Parkside Dental Specialty

10001 South Interstate 35

Suite 350

Austin, TX 78747

Phone: (512) 865-6902

Fax: (512) 280-1217

Email: parkside@parkside-specialty.com

 

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Common Oral Surgery Treatment Questions

 

We have identified some common oral surgery treatment questions you may have. Browse through the questions below to have your concerns addressed. If you still have questions, please call our office at (512) 865-6902!

 

01

When can I eat? 

Your mouth will usually be numb from local anesthesia for several hours, but once the numbness is gone you will find yourself hungry. Eating the wrong food too soon can cause a significant amount of pain at the extraction site. It’s very important to follow each step of aftercare given by your dentist after a tooth extraction to avoid infections and other problems.

 

02

What can I eat after my procedure?

You should restrict your diet to cool liquids for the first 3 hours after surgery due to the effects of the local anesthesia.  After the first 3 hours, cool and soft foods are easier to tolerate.  However, your soreness at the surgical site is generally the best guide to your choice of foods.  You may then return to a regular diet as tolerated.  Continue to brush your teeth as normally as possible, and use frequent oral rinsing with water (especially after eating) to keep your mouth clean.  This is very important to prevent infection and/or delayed healing.

 

03

Can I drink out of a straw?

Avoid spitting or drinking thick beverages with a straw for 2-3 days after oral surgery.

 

04

When should I start taking my medications?

The degree of postoperative pain experience will depend on the procedure.  If an anti-inflammatory pain medicine (non-narcotic) was prescribed, take as directed.  Otherwise ibuprofen 400 to 800mg may be taken after every 4-6 hours.  The prescribed narcotic pain medicine is meant to be used only if additional help is needed at the expense of more side effects such as drowsiness, nausea (if taken on an empty stomach), and constipation.  Do not drink alcohol beverages, drive or operate machinery while taking this medicine. 

 

 

05

Do I need to take the antibiotics?

When indicated, antibiotics will be prescribed to minimize the risk of infection, so it is to your benefit to take them. If you have a history of complications with antibiotic use such as diarrhea or yeast infections, please discuss your situation with Dr. Lopez or her staff.

06

Why is the medication making me nauseated?

Medications affect everyone differently. Taking your medications with food and / or at least 8oz of water will help prevent nausea. Nausea is a well known complication of narcotic medications. In the majority of cases, narcotics (Vicodin, Percocet, Tylenol #3, etc.) will be the culprit when a patient is feeling nauseated. Take as little narcotic pain reliever as necessary to take the edge off.

 

07

Why do I need another consult if I just saw my dentist?

If your planned procedure involves a single extraction or other simple procedure, a consult visit will likely not be required. For more involved procedures, a consultation is needed because this will be the first time Dr. Lopez will be assessing your situation.  She needs to review your medical history, dental history, x-rays, and other information to make her own clinical diagnosis before any treatment is done.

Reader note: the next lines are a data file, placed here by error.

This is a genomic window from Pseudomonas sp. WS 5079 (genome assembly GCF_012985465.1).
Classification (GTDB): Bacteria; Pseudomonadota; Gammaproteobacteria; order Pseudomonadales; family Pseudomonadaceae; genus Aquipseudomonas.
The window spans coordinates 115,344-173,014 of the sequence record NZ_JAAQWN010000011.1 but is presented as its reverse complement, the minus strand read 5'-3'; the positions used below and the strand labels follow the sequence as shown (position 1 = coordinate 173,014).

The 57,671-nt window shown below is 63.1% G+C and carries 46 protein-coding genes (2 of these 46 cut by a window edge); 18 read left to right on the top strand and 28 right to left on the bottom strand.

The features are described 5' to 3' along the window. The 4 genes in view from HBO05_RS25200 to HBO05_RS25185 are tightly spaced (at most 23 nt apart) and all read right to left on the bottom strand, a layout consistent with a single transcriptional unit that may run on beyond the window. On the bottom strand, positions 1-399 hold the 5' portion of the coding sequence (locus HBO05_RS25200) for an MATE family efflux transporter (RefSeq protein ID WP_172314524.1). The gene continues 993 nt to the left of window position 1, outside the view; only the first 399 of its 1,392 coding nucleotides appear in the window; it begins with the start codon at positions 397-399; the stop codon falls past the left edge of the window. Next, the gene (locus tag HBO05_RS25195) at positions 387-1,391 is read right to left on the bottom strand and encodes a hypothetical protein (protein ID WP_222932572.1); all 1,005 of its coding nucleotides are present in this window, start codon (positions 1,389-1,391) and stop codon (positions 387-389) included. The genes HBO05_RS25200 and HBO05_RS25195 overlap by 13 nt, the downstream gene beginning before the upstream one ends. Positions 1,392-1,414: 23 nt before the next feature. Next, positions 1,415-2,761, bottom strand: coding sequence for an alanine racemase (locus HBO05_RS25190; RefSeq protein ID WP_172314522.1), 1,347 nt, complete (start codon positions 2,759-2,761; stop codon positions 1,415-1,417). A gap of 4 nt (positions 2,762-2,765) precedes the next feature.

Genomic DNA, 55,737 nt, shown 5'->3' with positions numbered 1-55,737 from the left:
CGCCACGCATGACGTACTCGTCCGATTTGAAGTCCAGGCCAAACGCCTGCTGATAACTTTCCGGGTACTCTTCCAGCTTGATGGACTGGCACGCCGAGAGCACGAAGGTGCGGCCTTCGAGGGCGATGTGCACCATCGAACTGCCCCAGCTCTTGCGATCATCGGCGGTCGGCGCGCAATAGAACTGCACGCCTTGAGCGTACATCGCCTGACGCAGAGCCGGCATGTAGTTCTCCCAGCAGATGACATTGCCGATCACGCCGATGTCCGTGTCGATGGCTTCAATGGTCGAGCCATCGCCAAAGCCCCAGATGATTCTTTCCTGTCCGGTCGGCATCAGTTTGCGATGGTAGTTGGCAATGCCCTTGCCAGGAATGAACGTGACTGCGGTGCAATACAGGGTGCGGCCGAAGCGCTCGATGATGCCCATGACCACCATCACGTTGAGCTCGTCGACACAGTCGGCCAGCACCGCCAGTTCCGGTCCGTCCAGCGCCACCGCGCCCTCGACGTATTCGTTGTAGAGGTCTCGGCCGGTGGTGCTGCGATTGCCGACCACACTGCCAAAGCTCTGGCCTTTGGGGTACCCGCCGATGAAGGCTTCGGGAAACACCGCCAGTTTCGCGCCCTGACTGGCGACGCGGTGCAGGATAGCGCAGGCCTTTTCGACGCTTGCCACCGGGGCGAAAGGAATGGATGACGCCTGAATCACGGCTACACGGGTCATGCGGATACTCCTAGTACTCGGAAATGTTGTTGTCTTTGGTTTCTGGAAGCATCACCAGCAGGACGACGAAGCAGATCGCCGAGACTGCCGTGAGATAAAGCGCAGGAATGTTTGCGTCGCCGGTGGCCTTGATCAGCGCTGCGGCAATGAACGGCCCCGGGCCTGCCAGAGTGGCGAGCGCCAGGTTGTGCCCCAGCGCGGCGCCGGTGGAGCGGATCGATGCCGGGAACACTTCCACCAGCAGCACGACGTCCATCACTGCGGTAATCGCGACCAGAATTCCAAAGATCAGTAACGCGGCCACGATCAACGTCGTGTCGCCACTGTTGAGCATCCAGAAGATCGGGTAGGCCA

08

When are the holes going to close up?

Gum tissue will eventually close up within 7 10 days and then smooth itself out over the next 3 4 weeks. However everyone is different when it comes to healing.

09

What is dry socket?

Dry socket occurs when an extraction site is not able to maintain a blood clot. This results in exposure of the underlying bone. Nerve endings become inflamed leading to a persistent throbbing discomfort. In normal extraction site healing, the blood clot will stay in place long enough to nourish and protect the socket until the next phase of healing is underway. Dry socket simply means that the clot has been lost prematurely. The dry socket phenomena is a temporary condition, and the socket will heal normally. 

10

How long do I have to wait to get a tooth on my implant?

One of the most important factors affecting the time needed for bone to heal to implants is the inherent density of your bone. Generally it is best to wait 2 months for the implants to stabilize in the lower jaw (dense bone), and 4 months in the upper jaw (softer bone). A temporary tooth that has little or no biting pressure can often be placed on the implant during the healing period.

11

Am I going to feel nauseated when I wake up from surgery?

Nausea following office anesthesia is very rare. We find that most cases of nausea begin at home and are related to narcotic pain mediation. We routinely give anti-nausea medication with your IV anesthesia and this will help combat nausea during the first 12 hours or so.

12

What if I wake up during anesthesia?

We constantly monitor the status of your awareness during your procedure. When indicated, we give a constant stream of anesthetic medication at a precise dose (known as an infusion) through a microprocessor-controlled pump. These advanced anesthesia techniques assure a safe and effective level of anesthesia for the duration of your procedure.

13

Will I be able to go back to work after surgery?

Following more involved surgical procedures you should get plenty of rest. Wait at least 2 – 3 days after surgery to resume exercise, sports, or other physical activities. Depending on the intensity of your surgery you may need more days to recover. So always check with your surgen Dr. Lopez and she will give you all the information you may need on the recovery process. But you should be able to go back to work the following day. 

 

Still have questions? Please call our office at (512) 865-6902 and we are happy to answer any remaining questions or concerns.